NIGERIA: Think Outside the Oil
Dependence on oil wealth has led to violence, corruption, and widespread poverty in Nigeria. Simi Lawoyin hopes to shift investment to another of Nigeria's natural resources: its youth.
Waiting in line at the store, I spot an Italian globetrotter who works for an oil company in the southeastern region of Nigeria. I ask him what he thinks about the extreme poverty in the oil-rich towns he works in.
“Oh, it’s bad. It’s bad,” he says, shaking his head. He says something about poor infrastructure, pollution, and lack of education.
“Who do you think is responsible?” I ask him.
“The people,” he responds, without missing a beat. “Nothing will ever change, the money will never reach you unless you people get up and elect a good government.”
'What do you think we've been trying to do,' I want to scream. 'Do you not see we’ve been straining against restraints for years? Do you not see us fighting, struggling?'
I don’t scream. Instead I tell him that we need to stop waiting for the government to give us what we think we deserve, for the “oil money” to find its way to our waiting purses. I see us making economic progress already in Nigeria, and it’s not because of oil money. It’s enterprise.
My new Italian friend peers curiously at me, as if I have grown two heads. Then he gives me a patronizing nod, “Sure.”
The juxtaposition of wealth and poverty is a common motif in Nigeria’s landscape. Modern high-rise buildings are nestled in overpopulated, pollution-infested communities. A group of children fetch buckets of water from a stream as, on the bridge over their heads, other children in pressed school uniforms are chauffeured in Lexus jeeps to private schools. Three or four well-lit homes stand out starkly against the blanket of darkness that envelops an entire community at nightfall.
The unfair distribution of wealth in Nigeria has long been a hot topic of discourse in our marketplaces, campuses, and local beer parlors. The nation’s laments are chronicled in the literary works of authors and activists like Wole Soyinka and the late Ken Saro-Wiwa, and iterated less peaceably by insurgent groups across Nigeria who have taken recourse to violence.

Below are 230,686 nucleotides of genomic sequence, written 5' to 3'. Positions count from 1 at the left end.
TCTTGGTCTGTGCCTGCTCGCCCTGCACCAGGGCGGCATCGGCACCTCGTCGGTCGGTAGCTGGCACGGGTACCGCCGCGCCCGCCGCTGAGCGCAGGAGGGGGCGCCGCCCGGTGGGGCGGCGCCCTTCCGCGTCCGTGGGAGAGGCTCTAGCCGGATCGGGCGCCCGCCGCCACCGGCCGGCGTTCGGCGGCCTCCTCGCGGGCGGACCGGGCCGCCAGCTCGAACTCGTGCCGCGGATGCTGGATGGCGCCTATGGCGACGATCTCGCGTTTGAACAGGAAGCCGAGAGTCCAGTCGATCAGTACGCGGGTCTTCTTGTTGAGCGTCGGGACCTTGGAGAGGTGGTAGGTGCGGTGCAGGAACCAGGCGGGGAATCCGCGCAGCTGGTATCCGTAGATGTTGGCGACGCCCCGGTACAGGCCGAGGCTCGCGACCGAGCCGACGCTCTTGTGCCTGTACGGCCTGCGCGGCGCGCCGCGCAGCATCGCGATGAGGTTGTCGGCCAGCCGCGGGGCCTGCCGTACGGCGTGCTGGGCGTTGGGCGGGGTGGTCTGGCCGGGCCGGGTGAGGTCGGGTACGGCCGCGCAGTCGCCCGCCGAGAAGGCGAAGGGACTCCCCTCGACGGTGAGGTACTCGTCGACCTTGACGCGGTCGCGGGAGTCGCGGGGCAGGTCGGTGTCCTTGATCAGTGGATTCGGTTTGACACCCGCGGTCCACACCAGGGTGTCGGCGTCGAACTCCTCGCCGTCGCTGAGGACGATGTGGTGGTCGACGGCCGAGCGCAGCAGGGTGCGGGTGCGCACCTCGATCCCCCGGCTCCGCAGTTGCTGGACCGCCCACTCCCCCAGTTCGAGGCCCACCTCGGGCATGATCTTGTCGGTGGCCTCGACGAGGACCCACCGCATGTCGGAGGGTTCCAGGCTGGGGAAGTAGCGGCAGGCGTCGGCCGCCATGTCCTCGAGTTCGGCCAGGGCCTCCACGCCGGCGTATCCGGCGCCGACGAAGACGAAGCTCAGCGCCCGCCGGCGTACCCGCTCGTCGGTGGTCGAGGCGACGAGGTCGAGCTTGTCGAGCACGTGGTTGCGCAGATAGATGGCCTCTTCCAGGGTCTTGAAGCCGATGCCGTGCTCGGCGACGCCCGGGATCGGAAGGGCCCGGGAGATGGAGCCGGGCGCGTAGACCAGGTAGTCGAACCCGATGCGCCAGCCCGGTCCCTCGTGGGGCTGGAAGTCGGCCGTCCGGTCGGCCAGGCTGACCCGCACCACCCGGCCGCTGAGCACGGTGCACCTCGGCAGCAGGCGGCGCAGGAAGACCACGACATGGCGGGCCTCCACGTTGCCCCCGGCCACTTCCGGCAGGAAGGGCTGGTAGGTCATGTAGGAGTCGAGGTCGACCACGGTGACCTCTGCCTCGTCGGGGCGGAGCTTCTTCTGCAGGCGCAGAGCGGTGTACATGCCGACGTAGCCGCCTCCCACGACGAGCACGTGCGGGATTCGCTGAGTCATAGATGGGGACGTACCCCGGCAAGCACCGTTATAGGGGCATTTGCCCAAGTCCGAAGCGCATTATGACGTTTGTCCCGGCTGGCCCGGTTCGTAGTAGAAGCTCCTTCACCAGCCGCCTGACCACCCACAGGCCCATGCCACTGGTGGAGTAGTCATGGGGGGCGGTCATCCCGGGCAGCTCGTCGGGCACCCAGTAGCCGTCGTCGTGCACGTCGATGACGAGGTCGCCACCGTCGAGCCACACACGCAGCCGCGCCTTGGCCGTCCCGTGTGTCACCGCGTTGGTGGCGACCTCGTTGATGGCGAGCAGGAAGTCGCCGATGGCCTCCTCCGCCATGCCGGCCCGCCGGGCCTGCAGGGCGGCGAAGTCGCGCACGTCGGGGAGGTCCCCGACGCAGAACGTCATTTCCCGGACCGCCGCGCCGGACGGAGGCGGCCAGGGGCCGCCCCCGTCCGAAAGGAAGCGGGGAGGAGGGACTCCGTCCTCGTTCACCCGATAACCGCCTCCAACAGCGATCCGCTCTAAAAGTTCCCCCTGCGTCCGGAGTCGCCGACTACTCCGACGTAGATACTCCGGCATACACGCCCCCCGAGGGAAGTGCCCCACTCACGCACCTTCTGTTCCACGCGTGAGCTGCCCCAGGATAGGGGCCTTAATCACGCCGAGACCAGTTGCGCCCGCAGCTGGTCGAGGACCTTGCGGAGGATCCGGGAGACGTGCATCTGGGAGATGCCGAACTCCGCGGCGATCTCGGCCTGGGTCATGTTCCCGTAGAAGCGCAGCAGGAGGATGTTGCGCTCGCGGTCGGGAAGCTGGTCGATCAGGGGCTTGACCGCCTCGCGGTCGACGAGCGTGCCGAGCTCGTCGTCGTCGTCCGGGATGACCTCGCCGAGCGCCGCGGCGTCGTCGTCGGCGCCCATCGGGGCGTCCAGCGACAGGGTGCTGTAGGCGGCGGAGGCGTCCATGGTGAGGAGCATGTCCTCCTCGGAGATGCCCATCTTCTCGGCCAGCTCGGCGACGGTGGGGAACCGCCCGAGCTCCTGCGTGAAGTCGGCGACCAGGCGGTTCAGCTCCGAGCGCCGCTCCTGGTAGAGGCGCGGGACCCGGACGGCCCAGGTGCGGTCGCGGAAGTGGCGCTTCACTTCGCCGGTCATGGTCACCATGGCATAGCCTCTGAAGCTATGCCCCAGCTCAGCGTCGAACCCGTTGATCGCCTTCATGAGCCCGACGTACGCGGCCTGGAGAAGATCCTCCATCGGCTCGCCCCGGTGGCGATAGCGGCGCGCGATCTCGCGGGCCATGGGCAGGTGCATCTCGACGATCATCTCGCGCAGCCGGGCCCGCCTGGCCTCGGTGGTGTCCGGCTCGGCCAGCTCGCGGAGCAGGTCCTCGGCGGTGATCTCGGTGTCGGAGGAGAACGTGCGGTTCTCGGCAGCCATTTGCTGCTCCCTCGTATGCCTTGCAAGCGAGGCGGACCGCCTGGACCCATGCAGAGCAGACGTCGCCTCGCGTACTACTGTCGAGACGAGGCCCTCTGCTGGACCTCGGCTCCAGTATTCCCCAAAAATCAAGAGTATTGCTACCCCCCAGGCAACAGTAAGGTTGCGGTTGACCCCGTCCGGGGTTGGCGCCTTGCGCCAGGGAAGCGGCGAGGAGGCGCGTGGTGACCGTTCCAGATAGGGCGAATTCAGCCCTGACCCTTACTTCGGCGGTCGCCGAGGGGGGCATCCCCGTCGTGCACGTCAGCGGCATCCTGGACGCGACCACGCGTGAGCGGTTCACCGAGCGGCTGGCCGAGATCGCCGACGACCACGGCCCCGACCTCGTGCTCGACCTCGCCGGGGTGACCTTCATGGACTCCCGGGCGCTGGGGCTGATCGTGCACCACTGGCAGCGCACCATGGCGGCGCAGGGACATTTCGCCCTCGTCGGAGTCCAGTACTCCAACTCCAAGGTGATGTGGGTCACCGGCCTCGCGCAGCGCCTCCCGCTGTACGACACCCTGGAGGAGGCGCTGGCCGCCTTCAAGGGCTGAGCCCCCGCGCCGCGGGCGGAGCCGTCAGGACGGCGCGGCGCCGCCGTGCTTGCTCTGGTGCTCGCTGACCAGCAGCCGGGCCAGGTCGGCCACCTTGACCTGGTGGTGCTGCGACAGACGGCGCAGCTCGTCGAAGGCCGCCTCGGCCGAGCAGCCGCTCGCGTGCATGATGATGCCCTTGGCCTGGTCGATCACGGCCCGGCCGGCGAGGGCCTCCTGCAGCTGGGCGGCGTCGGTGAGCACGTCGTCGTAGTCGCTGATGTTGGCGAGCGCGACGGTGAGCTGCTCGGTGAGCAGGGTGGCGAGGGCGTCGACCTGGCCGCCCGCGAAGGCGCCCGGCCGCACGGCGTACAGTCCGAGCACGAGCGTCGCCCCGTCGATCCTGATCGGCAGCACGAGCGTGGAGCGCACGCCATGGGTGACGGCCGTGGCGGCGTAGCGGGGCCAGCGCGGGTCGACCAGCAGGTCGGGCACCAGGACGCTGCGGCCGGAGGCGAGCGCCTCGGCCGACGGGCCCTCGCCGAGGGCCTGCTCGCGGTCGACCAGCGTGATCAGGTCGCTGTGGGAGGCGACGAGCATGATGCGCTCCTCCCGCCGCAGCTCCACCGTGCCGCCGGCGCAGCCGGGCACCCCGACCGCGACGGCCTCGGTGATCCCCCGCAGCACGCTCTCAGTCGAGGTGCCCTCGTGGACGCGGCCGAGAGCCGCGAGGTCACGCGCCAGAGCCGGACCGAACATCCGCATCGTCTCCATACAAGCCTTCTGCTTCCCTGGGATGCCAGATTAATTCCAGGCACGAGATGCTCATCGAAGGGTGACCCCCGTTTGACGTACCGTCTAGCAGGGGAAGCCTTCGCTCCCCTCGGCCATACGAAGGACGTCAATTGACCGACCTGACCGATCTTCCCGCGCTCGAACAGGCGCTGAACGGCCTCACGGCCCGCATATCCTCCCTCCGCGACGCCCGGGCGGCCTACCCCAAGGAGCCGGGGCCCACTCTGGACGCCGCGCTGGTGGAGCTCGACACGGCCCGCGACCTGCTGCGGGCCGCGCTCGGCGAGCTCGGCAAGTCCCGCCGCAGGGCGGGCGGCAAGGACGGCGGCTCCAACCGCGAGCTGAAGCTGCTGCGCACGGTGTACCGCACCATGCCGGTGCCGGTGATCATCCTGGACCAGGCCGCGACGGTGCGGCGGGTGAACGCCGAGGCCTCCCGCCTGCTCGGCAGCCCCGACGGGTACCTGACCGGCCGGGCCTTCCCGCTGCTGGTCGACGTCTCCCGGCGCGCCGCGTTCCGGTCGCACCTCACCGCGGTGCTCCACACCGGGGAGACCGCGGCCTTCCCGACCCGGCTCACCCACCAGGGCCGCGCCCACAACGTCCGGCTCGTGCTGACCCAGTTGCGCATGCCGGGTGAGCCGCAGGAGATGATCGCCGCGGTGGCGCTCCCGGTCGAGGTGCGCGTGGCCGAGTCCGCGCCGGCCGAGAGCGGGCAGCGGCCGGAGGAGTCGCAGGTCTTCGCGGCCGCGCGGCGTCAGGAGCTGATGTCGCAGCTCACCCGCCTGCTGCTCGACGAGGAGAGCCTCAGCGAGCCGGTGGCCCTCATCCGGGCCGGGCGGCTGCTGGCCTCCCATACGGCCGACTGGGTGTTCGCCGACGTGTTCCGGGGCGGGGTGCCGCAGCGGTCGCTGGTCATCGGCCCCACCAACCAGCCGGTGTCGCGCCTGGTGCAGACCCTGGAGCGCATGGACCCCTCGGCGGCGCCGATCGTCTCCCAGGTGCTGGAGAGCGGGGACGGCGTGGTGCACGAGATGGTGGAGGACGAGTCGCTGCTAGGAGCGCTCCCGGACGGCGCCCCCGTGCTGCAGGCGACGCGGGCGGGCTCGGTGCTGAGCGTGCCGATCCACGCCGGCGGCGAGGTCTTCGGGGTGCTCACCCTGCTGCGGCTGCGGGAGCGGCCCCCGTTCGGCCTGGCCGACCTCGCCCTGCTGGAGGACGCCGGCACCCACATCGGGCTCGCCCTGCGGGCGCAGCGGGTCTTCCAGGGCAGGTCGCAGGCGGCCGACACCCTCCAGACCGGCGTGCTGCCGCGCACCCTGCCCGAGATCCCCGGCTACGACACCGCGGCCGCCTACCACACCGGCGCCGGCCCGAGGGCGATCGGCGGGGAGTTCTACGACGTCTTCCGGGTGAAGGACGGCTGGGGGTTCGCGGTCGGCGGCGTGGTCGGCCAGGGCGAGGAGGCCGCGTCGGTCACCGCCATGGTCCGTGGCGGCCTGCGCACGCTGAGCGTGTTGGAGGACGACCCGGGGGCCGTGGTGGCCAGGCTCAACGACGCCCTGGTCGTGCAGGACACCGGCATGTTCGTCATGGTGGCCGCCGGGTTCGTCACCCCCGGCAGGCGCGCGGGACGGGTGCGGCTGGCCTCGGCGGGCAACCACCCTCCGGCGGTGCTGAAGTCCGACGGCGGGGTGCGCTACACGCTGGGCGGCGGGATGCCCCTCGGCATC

Nigeria is one of Africa’s wealthiest nations, ranked 32 in the world according to its GDP (adjusted for purchasing power). Yet, an estimated 70% of the country’s population live below the poverty line. The bulk of Nigeria’s revenue comes from the country’s oil sector, but there are high prospects for its agricultural and technology sectors if they were to receive adequate funding and research.
Since Nigeria’s independence from Great Britain in 1960 and its subsequent emergence into the oil market, political instability has rocked our country. A succession of power-hungry regimes fought over the reins of government. Candidates in Nigeria’s recent elections claimed political and economic reforms in eloquent monologues, but there continues to be a sense of distrust and anger against an institution that has historically misappropriated the country’s resources. Cries of outrage were set off across the country after a disclosure by the governor of the Central Bank of Nigeria (CBN) that financing for the country’s National Assembly constituted 25% of the federal budget.
I have taken to calling my parents’ generation the “oil-boomer generation.” Complete with degrees or certificates facilitated by missionaries or the imperial government, they stepped out into post-colonial, oil-rich Nigeria with a great outlook for the future. They heard President Gowon announce, “Money is not our problem, but how to spend it,” and they dreamed they would never lack for anything. Their choices—their decisions to stay and work in Nigeria rather than take up lucrative offers abroad, to have four children instead of two, and to abandon the farms left them by their fathers in the villages—are tell-tale indicators of their dreams. Nigeria was positioned to benefit greatly from the oil boom that peaked in the 1970s and no one could have foretold anything but greatness for the nation.
As a series of corrupt government leaders swooped in to control the national treasure, a new reality began to emerge. Suddenly coups, civil war, and uncertainty became the order of the day. And what became of the oil-boomers? Some of them hunkered down and set aside their dreams for the pursuit of survival; some, at their own risk, spoke out or wrote against the many ills perpetuated by the nation’s leaders; many threw themselves into the pursuit of the dreams they once held, determined to partake of the country’s oil money—at whatever cost, by whatever means.
Over the years, a “get-your-own-share-of-the-national-pie” mentality has been inbred into succeeding generations. There is a disconcerting sense of entitlement in the attitudes and actions of young people in Nigeria today. Whether they saw their parents wilt and give up, or they saw them acquire wealth through illegal means, or they never saw their parents at all, many young Nigerians feel they have been cheated out of what is rightfully theirs. . . .